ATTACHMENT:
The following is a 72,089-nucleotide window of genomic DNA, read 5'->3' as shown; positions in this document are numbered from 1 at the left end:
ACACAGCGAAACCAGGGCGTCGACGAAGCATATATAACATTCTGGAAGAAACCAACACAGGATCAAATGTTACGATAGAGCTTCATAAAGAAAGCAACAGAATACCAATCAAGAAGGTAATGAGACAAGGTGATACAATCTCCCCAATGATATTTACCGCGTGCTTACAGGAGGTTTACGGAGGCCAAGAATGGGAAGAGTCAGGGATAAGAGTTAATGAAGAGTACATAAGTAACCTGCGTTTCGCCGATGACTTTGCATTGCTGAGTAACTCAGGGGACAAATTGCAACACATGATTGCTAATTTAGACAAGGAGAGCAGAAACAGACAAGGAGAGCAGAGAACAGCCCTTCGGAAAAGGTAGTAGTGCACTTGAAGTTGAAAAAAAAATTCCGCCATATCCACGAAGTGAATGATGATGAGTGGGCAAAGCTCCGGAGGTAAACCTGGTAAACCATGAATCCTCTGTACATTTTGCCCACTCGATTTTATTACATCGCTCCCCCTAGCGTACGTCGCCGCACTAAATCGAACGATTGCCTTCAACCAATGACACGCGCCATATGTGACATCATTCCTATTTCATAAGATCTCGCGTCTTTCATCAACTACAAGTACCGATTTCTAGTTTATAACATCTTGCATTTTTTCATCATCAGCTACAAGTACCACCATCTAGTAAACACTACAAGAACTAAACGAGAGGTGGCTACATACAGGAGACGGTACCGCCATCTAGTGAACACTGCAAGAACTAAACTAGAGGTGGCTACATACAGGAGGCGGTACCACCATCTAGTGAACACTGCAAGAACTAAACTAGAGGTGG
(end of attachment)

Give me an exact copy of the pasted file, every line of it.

The following is a 72,089-nucleotide window of genomic DNA, read 5'->3' as shown; positions in this document are numbered from 1 at the left end:
ACACAGCGAAACCAGGGCGTCGACGAAGCATATATAACATTCTGGAAGAAACCAACACAGGATCAAATGTTACGATAGAGCTTCATAAAGAAAGCAACAGAATACCAATCAAGAAGGTAATGAGACAAGGTGATACAATCTCCCCAATGATATTTACCGCGTGCTTACAGGAGGTTTACGGAGGCCAAGAATGGGAAGAGTCAGGGATAAGAGTTAATGAAGAGTACATAAGTAACCTGCGTTTCGCCGATGACTTTGCATTGCTGAGTAACTCAGGGGACAAATTGCAACACATGATTGCTAATTTAGACAAGGAGAGCAGAAACAGACAAGGAGAGCAGAGAACAGCCCTTCGGAAAAGGTAGTAGTGCACTTGAAGTTGAAAAAAAAATTCCGCCATATCCACGAAGTGAATGATGATGAGTGGGCAAAGCTCCGGAGGTAAACCTGGTAAACCATGAATCCTCTGTACATTTTGCCCACTCGATTTTATTACATCGCTCCCCCTAGCGTACGTCGCCGCACTAAATCGAACGATTGCCTTCAACCAATGACACGCGCCATATGTGACATCATTCCTATTTCATAAGATCTCGCGTCTTTCATCAACTACAAGTACCGATTTCTAGTTTATAACATCTTGCATTTTTTCATCATCAGCTACAAGTACCACCATCTAGTAAACACTACAAGAACTAAACGAGAGGTGGCTACATACAGGAGACGGTACCGCCATCTAGTGAACACTGCAAGAACTAAACTAGAGGTGGCTACATACAGGAGGCGGTACCACCATCTAGTGAACACTGCAAGAACTAAACTAGAGGTGG